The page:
If there’s one bright spot in the current economy, it’s that there’s more talent on the street and voluntary turnover may soon be at a 10-year low in our industry. Hopefully you’ve taken advantage of the downturn to prune the “deadwood” at your restaurant and now the people you have are the people you want to keep. Retaining high-performers begins by understanding that they want to be challenged, recognized and productive. So here are 6 practical and cost-effective ways to motivate them via the “new” 3R’s: respect, recognition, and rewards.
First, don’t de-motivate. Most team members are intrinsically motivated to do well at work. The problem begins when something—or someone—causes the team member to be de-motivated. Identify common crew de-motivators in your operation (like insufficient training, too few hours, a disgruntled co-worker or manager) and then work to eliminate the offending system, schedule, or person. This may solve your problem without having to implement a contest or incentive. Sometimes motivation is not the problem and an incentive is not the answer.
A frightened captain makes for a frightened crew. A recession affects your hourly team’s mindset too. They read the same websites, papers, and blogs that you do, and too much bad news can impact their confidence, morale, and focus. So it’s important that GMs (and Area Directors) demonstrate resolve and realistic optimism, not constant doom-and-gloom. The donkey Eeyore from Winnie-the-Pooh is hardly the ideal leader. Leaders are not “energy-neutral.” You are either giving people energy or are draining it from them. Be positive and spread energy daily.
Invest in training. In a challenging economy everyone’s productivity is expected to improve. So training becomes more important than ever for raising performance and profits. For every dollar you invest in training your team, you surely save at least a dollar in advertising, because a well-trained team transforms occasional customers into loyal ones. Go to the home page at Sulliviison.com and have your managers download our free pre-shift meeting planning template. It’s a great tool to help them focus on training opportunities before, and during, each shift.
If you show people you don’t care, they’ll return the favor. When a team member or manager suggests a cost-saving or revenue-generating idea, supervisors should respond promptly and thoughtfully. The best managers and multi-unit managers have a “48-hour” promise; they investigate every team member idea and offer feedback within two days of the suggestion. In fact, this “rapid-response” strategy may save you money in the long run; there are many employees who will demand a raise simply because they’re unhappy that their suggestions are routinely ignored or undervalued.
Be flexible. The best employee incentives cost nothing. And one cost-effective reward you can offer weekly is to be flexible with younger workers’ schedule. Some want lots of hours; others want to work only one day. Try to accommodate them, because it keeps them happy and we all know the connection between a happy crew and a happy guest.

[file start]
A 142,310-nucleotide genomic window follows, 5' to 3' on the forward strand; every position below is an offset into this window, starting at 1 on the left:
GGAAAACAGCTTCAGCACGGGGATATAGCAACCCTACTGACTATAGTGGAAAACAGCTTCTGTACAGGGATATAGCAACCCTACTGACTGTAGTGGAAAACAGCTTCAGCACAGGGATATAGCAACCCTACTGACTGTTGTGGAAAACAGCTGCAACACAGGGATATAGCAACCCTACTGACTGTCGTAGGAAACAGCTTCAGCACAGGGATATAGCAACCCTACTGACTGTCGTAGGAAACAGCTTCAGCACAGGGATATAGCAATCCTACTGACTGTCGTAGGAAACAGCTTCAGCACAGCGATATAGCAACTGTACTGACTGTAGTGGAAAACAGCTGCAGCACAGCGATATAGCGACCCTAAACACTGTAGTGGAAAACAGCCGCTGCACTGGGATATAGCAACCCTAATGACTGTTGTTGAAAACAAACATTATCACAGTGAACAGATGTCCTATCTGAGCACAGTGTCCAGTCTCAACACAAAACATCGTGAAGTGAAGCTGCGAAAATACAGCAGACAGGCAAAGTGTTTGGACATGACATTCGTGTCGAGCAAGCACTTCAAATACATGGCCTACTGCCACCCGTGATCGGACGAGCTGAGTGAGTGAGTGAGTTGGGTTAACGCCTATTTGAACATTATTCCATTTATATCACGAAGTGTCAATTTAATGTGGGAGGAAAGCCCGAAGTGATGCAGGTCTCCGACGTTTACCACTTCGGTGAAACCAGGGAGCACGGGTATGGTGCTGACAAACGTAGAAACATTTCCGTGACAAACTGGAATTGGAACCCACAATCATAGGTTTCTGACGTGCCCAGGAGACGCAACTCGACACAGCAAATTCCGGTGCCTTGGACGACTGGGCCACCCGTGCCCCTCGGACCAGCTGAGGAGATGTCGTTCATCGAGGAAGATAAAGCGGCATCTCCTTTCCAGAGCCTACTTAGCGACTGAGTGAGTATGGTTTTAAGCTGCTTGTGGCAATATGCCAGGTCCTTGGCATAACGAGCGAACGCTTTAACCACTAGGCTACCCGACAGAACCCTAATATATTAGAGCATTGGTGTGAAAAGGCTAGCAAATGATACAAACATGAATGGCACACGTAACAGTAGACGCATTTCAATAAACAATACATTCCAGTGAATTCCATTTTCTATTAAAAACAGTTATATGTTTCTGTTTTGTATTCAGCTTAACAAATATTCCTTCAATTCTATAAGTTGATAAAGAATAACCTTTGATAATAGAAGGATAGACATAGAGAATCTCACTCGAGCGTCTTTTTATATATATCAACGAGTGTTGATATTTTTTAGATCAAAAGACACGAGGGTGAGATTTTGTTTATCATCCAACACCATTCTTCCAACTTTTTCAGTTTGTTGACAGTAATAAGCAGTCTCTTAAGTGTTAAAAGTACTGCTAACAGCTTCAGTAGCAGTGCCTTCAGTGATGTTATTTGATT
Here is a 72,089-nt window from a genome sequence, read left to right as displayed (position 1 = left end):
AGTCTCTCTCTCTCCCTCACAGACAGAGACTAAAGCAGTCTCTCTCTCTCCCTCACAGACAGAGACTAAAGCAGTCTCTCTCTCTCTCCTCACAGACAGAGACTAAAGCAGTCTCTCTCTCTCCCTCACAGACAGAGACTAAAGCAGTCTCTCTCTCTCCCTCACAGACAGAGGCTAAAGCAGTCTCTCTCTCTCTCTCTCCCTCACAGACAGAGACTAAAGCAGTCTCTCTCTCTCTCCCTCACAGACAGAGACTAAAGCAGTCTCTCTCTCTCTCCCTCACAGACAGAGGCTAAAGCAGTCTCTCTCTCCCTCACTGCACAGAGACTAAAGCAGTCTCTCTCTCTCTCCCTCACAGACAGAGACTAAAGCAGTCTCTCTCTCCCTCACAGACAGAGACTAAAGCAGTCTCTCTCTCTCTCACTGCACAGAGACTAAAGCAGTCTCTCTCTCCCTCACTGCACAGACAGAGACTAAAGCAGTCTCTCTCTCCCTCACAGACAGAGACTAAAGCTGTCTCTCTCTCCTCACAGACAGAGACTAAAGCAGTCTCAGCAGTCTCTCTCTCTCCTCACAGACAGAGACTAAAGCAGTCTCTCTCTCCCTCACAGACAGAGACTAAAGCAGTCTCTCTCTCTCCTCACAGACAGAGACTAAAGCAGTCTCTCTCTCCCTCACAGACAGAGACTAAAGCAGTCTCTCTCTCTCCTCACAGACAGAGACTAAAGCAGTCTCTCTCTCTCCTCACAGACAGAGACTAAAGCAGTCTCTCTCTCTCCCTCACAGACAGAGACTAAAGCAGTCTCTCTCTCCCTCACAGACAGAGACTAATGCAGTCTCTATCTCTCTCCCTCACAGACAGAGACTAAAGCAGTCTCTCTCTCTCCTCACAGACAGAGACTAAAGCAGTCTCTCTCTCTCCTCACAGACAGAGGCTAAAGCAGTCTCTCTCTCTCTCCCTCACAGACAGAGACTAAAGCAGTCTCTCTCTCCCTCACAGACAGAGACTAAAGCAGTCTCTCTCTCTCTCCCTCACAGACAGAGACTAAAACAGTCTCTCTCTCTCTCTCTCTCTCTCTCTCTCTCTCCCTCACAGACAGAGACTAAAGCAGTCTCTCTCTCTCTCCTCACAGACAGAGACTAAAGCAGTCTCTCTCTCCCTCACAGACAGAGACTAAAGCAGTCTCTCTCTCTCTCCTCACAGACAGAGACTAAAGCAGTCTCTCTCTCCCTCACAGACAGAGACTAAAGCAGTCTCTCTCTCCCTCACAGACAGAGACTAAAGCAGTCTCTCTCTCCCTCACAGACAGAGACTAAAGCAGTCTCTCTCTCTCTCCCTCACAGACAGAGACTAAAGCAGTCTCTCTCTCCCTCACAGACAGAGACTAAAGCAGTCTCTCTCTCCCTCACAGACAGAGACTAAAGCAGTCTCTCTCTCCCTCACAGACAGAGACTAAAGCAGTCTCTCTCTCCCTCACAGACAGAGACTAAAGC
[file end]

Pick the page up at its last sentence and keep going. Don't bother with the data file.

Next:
One size does not fit all. When considering an employee contest or reward, remember that like customer service and quality, rewards and recognition programs can be highly subjective. Consider the breadth of generational and cultural diversity among the different positions in your operations. Some people may be motivated by a raise or promotion, others by a t-shirt, still others by the company’s contribution to the community. Poll your team members on what kind of prizes will best motivate them to perform better, sell more, or waste less. Situational recognition is a critical strategy for improving productivity.
Music. Gift Certificates for iTunes or Amazon mp3 downloads are both cost-effective and appreciated by most team members. Use them as small, unexpected rewards for jobs well done. For Rock Band or Guitar Hero aficionados on your team, the Track Packs or expansion packs of additional songs for the games are a very popular incentive or reward for use as a “bigger” prize.
Quick and unexpected contests. Not all programs designed to motivate teams have to be lengthy month-long contests to be effective. For instance, daily shift contests for the team focused on service, selling or cleanliness will routinely motivate a complacent crew. And maybe HQ or Area Directors could occasionally send each of their restaurants an email at midnight alerting them that tomorrow will be the day for a 24-hour sales contest on a specific item like gift cards, appetizers, or desserts.
A pat on the back is just a few vertebrae up from a kick in the butt. Everyday, in your Outlook calendar, or “to-do” list, write down the name of every team member working that shift. After you compliment or recognize each person, cross their name off the list. Now do it again.
In a downturn economy smart operators focus on all the things they didn’t have time to do in an upturn economy, like thanking more team members, training better, sending a note to a loyal customer, and getting brilliant at the basics.
Ironically, if you have to have a “program” for employee recognition, you’re missing the point completely. Employee recognition and motivation is a philosophy, and a daily act, not a program. It should be woven well into every shift and also into your hiring, development and career-path systems. And for those few who don’t respond to motivation, recognition and rewards? Consider the words of author Tom Peters who said: “Give a lot, expect a lot, and if you don’t get it, prune.”
Everyday, keep it fresh, keep it focused, keep it fun. And remember to say thank you.
Jim Sullivan is CEO of Sullivision.com, and is a popular speaker at foodservice conferences worldwide. Learn more tips on managing employees by visiting Sullivision on NRN.